19 Dec 2011:
Brazil's Forest Code Will Lead
To Rise in Deforestation, Critics Say
Environmental advocates say a controversial overhaul of Brazil’s Forest Code will lead to an increase in illegal deforestation
and send a mixed message about Brazil’s commitment to preserving its rainforests. While advocates of the legislation approved by the Senate last week say it will require property owners to preserve 80 percent of their forested land, opponents say loopholes will allow farmers to clear a significantly larger portion of forest and to replace as much as 50 percent of illegally cleared forest with exotic species rather than native trees. Nationwide, opponents predict, farmers will be required to restore only about half of the 212,000 square miles of forest they would have been required to restore under the current law. The changes come as Brazil pledges to reduce carbon emissions by nearly 40 percent below projected levels by 2020. “Brazil has positioned itself as a country that’s committed itself to saving the forest cover to the benefit of the world,” Christian Poirier, the Brazil director for Amazon Watch, told the Washington Post
. “The new forest code flouts all that.” According to a pair of Russian scientists, similar revisions to Russia’s forest code in 2007 produced a spike in illegal deforestation
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A look at how acidifying oceans could threaten the Dungeness crab, one of the most valuable fisheries on the U.S. West Coast. Watch the video.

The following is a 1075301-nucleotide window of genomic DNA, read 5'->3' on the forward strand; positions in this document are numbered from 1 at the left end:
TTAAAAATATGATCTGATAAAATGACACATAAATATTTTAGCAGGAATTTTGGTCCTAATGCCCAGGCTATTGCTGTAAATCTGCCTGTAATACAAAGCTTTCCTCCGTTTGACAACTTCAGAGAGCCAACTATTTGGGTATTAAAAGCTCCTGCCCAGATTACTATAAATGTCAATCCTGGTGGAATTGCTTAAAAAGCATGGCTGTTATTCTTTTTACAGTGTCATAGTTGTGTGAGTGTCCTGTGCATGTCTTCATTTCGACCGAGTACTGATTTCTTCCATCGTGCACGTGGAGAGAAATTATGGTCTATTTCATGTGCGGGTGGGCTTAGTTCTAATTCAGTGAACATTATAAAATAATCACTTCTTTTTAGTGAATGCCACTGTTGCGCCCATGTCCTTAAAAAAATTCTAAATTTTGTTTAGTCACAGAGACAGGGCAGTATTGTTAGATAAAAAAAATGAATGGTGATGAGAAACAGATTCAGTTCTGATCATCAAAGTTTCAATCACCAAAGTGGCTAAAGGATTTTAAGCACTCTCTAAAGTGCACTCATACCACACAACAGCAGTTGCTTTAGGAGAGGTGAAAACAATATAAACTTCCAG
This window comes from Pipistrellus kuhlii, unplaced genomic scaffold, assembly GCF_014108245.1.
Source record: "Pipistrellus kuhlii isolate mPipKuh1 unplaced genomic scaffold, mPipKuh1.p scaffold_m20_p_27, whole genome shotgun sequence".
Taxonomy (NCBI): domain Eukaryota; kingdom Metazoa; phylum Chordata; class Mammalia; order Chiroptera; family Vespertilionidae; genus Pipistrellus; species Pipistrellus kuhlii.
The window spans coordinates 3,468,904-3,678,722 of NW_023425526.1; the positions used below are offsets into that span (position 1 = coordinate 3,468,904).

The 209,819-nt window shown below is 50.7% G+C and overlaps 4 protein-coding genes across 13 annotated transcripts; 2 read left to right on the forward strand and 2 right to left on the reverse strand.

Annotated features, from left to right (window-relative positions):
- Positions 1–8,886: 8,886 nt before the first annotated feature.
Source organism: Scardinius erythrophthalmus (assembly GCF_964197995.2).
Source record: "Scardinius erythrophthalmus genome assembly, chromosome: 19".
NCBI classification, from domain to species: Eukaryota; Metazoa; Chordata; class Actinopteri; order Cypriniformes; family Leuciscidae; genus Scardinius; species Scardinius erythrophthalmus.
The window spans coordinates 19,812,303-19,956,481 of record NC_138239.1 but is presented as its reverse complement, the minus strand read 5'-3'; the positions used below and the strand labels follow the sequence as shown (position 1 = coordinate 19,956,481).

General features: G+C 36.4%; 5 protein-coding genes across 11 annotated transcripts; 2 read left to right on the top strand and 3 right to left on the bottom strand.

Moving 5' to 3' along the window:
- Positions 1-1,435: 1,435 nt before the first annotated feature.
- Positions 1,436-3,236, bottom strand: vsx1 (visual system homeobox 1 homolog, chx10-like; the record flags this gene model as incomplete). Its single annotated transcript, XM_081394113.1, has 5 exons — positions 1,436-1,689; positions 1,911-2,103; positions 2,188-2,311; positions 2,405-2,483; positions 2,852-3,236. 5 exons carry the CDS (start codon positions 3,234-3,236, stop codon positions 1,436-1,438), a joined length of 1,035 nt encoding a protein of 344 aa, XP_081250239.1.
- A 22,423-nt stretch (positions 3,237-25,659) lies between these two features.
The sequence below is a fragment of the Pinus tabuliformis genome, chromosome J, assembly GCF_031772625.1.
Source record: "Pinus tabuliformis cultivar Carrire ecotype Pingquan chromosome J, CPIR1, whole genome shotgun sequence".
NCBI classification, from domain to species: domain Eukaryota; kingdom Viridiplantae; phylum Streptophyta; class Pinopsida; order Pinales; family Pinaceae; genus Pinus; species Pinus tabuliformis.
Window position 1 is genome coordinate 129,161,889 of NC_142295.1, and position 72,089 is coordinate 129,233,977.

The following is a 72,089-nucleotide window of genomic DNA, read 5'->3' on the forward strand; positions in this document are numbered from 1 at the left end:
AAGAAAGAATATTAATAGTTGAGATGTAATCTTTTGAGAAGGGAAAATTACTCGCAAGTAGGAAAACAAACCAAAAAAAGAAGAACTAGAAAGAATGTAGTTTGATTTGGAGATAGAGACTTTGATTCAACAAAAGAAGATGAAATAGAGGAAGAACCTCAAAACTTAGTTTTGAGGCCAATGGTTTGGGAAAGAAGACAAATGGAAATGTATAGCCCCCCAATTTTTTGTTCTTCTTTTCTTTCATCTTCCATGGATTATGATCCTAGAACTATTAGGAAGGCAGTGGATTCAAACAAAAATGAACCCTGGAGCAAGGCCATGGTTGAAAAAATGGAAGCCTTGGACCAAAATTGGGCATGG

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An aerial view of why Europe’s per capita carbon emissions are less than 50 percent of those in the U.S. View the photos.
An indigenous tribe’s deadly fight to save its ancestral land in the Amazon rainforest from logging. Learn more.
video series looks at the staggering amount of food wasted in the U.S. – a problem with major human and environmental costs. Watch the video.
Residents of the Chocó Rainforest in Ecuador are choosing to plant cacao over logging in an effort to slow deforestation.
Watch the video.
Tribal people and ranchers join together to stop a project that would haul coal across their Montana land. Watch the video.